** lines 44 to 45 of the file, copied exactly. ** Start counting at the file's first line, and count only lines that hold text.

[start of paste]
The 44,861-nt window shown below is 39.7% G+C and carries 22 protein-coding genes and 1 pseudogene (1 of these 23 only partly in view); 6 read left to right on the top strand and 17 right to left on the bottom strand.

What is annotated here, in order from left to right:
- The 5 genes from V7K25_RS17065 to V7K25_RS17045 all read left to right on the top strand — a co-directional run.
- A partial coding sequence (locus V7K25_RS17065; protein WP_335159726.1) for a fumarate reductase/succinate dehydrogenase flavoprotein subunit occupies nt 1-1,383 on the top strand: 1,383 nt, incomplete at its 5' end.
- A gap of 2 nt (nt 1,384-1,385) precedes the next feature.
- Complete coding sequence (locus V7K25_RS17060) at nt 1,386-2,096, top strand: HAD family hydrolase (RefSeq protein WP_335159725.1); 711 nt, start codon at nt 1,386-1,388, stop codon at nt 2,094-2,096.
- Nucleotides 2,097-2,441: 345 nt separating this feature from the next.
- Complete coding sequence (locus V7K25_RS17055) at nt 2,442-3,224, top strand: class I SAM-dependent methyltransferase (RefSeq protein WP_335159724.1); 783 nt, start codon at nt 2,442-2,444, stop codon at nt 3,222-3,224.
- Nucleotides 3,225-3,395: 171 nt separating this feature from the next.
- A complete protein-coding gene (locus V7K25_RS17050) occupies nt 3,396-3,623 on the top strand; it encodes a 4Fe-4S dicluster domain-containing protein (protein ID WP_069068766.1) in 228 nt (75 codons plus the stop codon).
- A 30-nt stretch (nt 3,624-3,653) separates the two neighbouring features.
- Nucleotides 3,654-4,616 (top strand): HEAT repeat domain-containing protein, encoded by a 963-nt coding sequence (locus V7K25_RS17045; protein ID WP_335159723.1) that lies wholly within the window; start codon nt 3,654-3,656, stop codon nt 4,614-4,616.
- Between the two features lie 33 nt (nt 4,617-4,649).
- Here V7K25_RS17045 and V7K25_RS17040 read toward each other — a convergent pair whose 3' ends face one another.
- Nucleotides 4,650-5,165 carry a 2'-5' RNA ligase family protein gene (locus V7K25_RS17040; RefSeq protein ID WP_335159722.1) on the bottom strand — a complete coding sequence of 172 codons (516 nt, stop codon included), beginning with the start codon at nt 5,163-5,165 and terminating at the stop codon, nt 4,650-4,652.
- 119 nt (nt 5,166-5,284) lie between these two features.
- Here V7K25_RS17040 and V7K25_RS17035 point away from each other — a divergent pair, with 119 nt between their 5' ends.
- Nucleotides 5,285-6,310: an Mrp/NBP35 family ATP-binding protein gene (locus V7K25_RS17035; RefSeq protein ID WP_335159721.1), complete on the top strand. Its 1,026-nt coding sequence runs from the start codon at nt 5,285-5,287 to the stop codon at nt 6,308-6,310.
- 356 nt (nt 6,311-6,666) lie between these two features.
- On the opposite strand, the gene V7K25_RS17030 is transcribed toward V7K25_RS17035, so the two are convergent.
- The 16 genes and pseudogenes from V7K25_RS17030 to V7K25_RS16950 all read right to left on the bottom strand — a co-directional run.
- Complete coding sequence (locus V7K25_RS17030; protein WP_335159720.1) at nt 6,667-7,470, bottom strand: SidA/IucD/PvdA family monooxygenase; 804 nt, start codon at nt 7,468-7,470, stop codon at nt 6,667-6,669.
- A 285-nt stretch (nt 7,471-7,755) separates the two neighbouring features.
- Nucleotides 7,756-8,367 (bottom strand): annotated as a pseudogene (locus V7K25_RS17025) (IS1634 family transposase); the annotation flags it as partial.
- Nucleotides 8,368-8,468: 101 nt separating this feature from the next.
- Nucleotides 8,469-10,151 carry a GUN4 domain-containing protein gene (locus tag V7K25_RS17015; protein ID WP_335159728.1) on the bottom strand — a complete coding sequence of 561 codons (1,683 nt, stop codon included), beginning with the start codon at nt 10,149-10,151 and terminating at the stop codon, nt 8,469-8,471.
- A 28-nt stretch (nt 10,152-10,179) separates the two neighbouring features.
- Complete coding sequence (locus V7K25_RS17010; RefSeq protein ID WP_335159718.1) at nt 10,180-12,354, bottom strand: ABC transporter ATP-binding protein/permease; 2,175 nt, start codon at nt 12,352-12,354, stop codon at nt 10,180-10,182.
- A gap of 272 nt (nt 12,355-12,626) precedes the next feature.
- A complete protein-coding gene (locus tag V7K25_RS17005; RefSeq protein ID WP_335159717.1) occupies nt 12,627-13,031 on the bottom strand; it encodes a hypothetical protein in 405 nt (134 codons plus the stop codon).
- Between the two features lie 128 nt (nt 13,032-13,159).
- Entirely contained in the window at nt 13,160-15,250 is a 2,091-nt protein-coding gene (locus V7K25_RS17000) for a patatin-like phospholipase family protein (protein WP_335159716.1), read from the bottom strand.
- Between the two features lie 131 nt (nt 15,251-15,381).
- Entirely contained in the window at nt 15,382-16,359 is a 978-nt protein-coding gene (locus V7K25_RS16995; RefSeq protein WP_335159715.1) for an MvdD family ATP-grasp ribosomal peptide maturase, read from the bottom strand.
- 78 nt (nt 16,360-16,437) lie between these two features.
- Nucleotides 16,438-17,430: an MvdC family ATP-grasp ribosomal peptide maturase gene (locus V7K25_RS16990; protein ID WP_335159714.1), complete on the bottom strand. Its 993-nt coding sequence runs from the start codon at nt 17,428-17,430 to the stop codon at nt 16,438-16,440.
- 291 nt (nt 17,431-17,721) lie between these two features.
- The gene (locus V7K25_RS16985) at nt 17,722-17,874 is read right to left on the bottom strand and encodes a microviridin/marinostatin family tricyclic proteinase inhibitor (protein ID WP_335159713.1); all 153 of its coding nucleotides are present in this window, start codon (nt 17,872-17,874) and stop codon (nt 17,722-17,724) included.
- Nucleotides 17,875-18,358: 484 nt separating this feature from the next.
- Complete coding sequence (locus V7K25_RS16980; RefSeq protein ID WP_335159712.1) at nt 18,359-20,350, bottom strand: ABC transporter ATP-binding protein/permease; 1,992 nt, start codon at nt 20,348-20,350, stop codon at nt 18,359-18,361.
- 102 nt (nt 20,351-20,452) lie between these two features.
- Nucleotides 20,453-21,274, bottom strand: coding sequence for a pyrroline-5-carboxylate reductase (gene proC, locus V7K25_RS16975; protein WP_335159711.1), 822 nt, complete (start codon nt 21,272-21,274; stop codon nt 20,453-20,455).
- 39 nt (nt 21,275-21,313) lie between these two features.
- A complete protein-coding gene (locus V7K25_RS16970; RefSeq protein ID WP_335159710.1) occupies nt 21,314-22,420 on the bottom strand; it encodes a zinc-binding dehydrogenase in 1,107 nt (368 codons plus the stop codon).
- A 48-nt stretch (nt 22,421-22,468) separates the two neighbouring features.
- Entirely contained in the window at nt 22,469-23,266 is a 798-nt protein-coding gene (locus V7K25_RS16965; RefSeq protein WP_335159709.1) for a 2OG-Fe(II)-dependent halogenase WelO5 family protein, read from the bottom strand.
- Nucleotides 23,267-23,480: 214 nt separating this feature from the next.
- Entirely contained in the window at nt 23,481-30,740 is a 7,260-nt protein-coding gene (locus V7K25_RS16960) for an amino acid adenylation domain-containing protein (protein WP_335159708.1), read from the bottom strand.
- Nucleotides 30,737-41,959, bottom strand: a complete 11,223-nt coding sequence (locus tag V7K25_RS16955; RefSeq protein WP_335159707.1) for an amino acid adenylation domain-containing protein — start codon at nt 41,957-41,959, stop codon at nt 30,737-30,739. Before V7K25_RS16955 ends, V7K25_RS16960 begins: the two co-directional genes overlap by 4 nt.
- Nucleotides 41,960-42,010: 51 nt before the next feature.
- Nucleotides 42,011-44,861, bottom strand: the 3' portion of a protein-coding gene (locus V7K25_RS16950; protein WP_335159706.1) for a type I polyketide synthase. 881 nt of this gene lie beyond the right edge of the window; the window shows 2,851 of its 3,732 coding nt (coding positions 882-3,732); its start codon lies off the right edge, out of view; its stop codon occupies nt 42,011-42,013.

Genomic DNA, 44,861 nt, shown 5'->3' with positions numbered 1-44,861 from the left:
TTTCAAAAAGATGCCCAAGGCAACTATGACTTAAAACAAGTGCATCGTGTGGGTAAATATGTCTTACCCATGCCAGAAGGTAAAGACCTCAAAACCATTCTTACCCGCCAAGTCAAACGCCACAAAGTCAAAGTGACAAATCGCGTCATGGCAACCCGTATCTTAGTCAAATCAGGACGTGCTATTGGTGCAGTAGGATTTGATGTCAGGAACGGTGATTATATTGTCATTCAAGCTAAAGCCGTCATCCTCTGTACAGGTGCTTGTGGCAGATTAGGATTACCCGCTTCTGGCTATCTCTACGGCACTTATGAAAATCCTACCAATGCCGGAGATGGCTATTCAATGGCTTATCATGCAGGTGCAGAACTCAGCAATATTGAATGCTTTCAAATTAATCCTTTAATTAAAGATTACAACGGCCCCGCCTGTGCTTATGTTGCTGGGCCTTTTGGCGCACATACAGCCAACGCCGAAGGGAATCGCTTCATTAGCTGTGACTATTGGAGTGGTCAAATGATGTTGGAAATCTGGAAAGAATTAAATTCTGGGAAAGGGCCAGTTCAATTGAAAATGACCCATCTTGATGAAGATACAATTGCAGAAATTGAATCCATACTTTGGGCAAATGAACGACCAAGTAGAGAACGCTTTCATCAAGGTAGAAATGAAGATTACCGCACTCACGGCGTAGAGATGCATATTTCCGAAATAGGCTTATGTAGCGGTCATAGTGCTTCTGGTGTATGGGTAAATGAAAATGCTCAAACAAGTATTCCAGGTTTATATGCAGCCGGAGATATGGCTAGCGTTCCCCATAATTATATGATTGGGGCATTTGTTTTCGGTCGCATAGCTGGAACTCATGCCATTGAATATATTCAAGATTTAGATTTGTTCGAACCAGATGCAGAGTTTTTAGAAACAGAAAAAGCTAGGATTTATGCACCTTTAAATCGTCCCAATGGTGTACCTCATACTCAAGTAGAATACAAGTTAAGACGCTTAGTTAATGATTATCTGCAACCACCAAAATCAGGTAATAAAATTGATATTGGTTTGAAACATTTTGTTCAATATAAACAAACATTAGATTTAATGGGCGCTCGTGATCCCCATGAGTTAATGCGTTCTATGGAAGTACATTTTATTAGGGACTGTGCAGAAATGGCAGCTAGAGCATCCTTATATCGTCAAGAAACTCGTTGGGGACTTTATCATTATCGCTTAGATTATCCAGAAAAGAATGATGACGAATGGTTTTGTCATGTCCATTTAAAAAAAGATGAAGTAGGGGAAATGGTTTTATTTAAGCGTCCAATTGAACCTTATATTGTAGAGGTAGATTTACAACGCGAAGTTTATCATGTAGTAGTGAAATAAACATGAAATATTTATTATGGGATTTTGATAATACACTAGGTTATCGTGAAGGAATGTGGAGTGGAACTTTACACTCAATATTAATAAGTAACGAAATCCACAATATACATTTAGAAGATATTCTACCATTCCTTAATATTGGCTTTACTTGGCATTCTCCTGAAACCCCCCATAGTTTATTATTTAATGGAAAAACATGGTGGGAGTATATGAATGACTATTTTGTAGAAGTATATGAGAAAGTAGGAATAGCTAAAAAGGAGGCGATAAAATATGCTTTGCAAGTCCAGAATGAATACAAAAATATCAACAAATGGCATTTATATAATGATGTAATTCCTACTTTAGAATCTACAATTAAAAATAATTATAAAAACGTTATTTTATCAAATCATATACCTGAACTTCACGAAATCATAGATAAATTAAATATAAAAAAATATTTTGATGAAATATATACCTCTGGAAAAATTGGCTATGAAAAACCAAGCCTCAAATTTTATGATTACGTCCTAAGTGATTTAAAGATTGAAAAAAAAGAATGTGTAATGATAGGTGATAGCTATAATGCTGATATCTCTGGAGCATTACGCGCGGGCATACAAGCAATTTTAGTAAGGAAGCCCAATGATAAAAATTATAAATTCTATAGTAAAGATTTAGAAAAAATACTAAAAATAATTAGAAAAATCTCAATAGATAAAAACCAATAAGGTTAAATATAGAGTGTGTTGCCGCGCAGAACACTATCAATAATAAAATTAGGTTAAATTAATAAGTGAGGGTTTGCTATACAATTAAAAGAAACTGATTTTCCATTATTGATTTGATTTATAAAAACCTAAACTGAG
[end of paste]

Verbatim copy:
- A complete protein-coding gene (locus V7K25_RS16970; RefSeq protein ID WP_335159710.1) occupies nt 21,314-22,420 on the bottom strand; it encodes a zinc-binding dehydrogenase in 1,107 nt (368 codons plus the stop codon).
- A 48-nt stretch (nt 22,421-22,468) separates the two neighbouring features.